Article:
Google just announced the “Open Patent Non-Assertion Pledge” or OPN as a way to decrease patent threats surrounding open-source software. Open-source software is freely available to public and private entities, with its complete source code, to change, use, or distribute to anyone for any reason. It is generally created collaboratively and publicly by individuals donating their time. The OPN Pledge essentially grants any Open Source Software developer permission to use a limited number of specific Google patents. This pledge would be terminated with respect to a particular person or entity who brought patent litigation against Google or an entity controlled by Google, but would otherwise grant complete immunity from patent litigation by Google for those specified patents.
Google’s stated reason for making this pledge is that Google “is committed to promoting innovation to further the overall growth and advancement of information technology and believes that Free or Open Source Software is a very important tool for fostering innovation.” Google has good reason for encouraging open source development, not just for good press, but also because Mountain View has profited greatly from the open-source operating system Linux. Google’s wildly popular mobile OS, Android, which overtook Apple’s iOS not long ago, is built upon the Linux platform.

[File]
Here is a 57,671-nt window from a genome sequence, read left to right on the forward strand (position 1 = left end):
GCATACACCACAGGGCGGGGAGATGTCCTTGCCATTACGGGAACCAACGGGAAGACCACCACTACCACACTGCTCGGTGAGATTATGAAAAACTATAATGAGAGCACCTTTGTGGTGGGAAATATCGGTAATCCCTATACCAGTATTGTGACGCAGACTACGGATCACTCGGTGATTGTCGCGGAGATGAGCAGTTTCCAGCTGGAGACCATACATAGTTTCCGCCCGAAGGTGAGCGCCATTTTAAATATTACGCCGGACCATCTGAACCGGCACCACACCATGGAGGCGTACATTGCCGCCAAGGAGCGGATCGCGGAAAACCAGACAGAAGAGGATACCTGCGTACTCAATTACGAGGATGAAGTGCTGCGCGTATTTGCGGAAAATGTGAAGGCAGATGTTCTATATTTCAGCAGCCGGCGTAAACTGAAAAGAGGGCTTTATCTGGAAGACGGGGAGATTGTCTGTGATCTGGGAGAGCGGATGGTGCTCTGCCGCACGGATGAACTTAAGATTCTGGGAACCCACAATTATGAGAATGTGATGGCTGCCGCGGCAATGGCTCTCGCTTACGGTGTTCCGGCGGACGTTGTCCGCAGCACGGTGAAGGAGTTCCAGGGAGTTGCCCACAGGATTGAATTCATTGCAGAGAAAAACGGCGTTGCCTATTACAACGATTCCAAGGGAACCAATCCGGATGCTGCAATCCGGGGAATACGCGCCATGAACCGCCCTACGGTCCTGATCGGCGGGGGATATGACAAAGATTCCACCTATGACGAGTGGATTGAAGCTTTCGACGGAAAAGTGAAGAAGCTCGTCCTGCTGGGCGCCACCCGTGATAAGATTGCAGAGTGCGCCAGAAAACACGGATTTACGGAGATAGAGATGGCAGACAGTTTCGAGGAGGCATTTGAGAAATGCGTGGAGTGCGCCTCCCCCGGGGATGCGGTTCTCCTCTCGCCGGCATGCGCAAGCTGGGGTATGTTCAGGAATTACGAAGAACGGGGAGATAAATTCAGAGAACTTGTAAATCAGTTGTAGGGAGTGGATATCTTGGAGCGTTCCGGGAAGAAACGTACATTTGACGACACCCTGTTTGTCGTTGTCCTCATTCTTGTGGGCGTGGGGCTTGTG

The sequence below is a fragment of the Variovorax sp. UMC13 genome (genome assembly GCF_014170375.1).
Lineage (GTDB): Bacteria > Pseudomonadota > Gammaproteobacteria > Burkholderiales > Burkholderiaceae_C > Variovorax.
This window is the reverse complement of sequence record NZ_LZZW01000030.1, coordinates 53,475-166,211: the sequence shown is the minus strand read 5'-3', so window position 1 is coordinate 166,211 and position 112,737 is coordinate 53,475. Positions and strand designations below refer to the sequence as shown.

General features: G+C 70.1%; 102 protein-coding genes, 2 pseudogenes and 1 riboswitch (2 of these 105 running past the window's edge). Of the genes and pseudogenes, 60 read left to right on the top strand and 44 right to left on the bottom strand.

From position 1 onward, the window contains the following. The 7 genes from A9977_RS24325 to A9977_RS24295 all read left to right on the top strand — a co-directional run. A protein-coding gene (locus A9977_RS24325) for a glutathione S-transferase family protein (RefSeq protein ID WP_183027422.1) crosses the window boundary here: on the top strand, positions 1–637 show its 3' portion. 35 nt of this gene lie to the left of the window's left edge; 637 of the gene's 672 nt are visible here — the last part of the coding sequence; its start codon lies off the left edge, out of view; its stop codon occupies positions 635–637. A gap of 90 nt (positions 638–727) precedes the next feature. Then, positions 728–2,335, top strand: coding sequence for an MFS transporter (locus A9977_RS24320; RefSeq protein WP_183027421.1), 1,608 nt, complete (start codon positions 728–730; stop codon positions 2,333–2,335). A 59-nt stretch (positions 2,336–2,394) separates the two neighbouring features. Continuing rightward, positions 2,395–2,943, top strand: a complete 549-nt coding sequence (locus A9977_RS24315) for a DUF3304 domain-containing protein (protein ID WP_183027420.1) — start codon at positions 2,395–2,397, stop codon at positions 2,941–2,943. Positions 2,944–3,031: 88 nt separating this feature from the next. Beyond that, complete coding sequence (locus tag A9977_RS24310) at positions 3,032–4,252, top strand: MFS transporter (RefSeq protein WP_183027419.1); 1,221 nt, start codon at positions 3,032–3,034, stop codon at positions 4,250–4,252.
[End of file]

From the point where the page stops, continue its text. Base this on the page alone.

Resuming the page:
If this pledge catches on, Google has plans to expand it, along with hopes that it will be adopted as an industry standard. This sort of independent action to reform patent law is quite interesting and could potentially have a large effect on the intellectual property landscape in the US, given the seeming lack of impetus for change among America’s legislative bodies.